"With flat bars, it’s easy to add a mountain bike rear derailleur and cassette to gain an even bigger gear range,” Watson explained.
If you want to go on adventures that mix pavement with plenty of singletrack and rough off-road terrain, or you plan on hauling lots of bikepacking gear over multiple days, maybe you should consider putting flat bars on your gravel bike.
How to convert to a flat-bar gravel bike
Any drop-bar gravel bike can be converted into a flat-bar bike. Here’s what you need:
- Flat (or riser) handlebars
- Mountain bike brake levers
- Mountain bike shifter
- Mountain bike rear derailleur
- Mountain bike cassette
- Mountain bike chain
- New cables and housing (if necessary)
As you can see, converting a drop-bar gravel bike to run flat bars isn’t as simple as swapping the bars. Shifters and brake levers are designed either for drop or flat handlebars, so switching bars means switching shifters and brake levers too. Modern hydraulic disc brakes get tricky since most gravel bikes use road-style flat mount calipers and mountain bikes use post mount calipers. Unless you get a MTB brakeset with flat mount calipers (Shimano currently makes some flat mount options), you will need to install new MTB levers on your existing road/gravel calipers. With modern 10, 11, and 12-speed drivetrains, you’ll likely need a matching mountain bike derailleur, cassette, and chain to work with your new shifter.
Switching to flat bars often means switching to a MTB drivetrain too.
This isn’t always the case, and there are a lot of variables out there, so be sure to study the compatibility between different components if you want to try and save money. But if you want fewer headaches, it’s often easier to just swap to a full mountain bike drivetrain.
If you’re lucky enough to have an electronic drivetrain, however, you may need fewer components. SRAM AXS MTB shifters are compatible with AXS road and gravel derailleurs so you’ll just need the shifter and brakes. Shimano Di2 compatibility can be a bit more complicated so it’s best to check with Shimano about combining specific shifters and derailleurs.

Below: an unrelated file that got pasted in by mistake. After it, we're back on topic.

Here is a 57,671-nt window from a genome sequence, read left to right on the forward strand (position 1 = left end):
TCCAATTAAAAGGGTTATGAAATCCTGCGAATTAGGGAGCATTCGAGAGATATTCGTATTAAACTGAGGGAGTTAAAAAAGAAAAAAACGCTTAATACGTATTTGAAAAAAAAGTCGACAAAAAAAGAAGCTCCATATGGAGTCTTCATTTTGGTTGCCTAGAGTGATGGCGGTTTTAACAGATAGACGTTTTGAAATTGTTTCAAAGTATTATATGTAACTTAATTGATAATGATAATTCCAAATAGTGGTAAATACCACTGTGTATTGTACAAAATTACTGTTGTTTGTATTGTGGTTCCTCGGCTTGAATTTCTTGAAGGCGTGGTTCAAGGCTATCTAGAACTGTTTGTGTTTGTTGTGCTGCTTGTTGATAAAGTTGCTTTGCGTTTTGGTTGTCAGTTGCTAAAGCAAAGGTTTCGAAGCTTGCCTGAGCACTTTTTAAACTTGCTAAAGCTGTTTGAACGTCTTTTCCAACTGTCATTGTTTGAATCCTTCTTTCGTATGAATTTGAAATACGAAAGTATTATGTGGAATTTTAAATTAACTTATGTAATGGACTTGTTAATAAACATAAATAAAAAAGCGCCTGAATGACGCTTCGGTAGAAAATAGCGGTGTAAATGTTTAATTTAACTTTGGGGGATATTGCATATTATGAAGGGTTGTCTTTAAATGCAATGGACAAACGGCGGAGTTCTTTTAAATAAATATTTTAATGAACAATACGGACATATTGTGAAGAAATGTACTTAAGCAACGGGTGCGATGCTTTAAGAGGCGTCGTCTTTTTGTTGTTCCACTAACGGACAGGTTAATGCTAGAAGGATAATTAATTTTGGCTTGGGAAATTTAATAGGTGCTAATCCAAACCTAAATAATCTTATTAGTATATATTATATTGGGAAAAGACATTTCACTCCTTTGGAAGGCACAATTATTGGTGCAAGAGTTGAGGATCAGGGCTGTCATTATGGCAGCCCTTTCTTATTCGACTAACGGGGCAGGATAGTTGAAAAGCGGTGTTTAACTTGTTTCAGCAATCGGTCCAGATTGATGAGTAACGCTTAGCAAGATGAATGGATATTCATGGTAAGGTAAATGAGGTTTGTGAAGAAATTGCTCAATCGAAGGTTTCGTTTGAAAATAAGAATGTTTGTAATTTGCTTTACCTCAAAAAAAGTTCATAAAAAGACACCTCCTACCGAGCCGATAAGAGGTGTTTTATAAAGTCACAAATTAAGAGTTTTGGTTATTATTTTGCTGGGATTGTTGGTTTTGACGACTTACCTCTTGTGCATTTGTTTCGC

Also, don’t forget that flat bars will change your position on the bike, which may require a new stem to compensate.
“One thing to consider when swapping out your drop bars for a flat bar is to accommodate for the loss of reach with a longer stem,” Watson explained. “Usually, an additional 2-3cm is enough. Or if you're looking at buying another bike to make into a flat-bar bike, consider sizing up one size."
The best flat-bar gravel bikes for sale now
Don’t want to fuss around with converting a drop-bar gravel bike? Here are some great flat-bar gravel bikes available at TPC that are ready to shred right out of the box.
Specialized Diverge E5 EVO
Specialized’s EVO line is about pushing boundaries and with the Diverge EVO, Specialized dramatically increased the frame reach to match the flat-bar set-up. The Future Shock headset absorbs bumps and the dropper post gets the saddle out of the way when it’s time to get sendy.
Radavist x Mosaic GT-2X
This is the aforementioned John Watson special. It’s got a handmade titanium frame, custom steel fork, custom paint, fat 650b x 2.1” tires, and a 12-speed MTB drivetrain. As for handlebars, Wason went all out with custom 880mm wide DOOM titanium bars. Read more about it here.
Evil Chamois Hagar
The Evil Chamois Hagar brought mountain bike geometry to gravel with an impressively slack 66.67-degree headtube angle and super long reach. If you want options, it can easily flip between flat and drop-bar set-ups thanks to SRAM’s wireless Eagle AXS drivetrain.
Bombtrack has a reputation for building tough and dependable bikes that can take a beating. This steel-framed Arise is perfect for everything from commuting to epic multi-day adventures. And just look at the front rack. Tents, pizzas, beers, it’ll carry anything you want.
All-City Gorilla Monsoon
All-City’s Gorilla Monsoon adventure rig is made even more adventurous with flat bars and a Shimano MTB drivetrain. It’s tricked out too with Santa Cruz Reserve 25 carbon wheels, a Garbaruk derailleur cage, and American-made Paul Klamper brakes.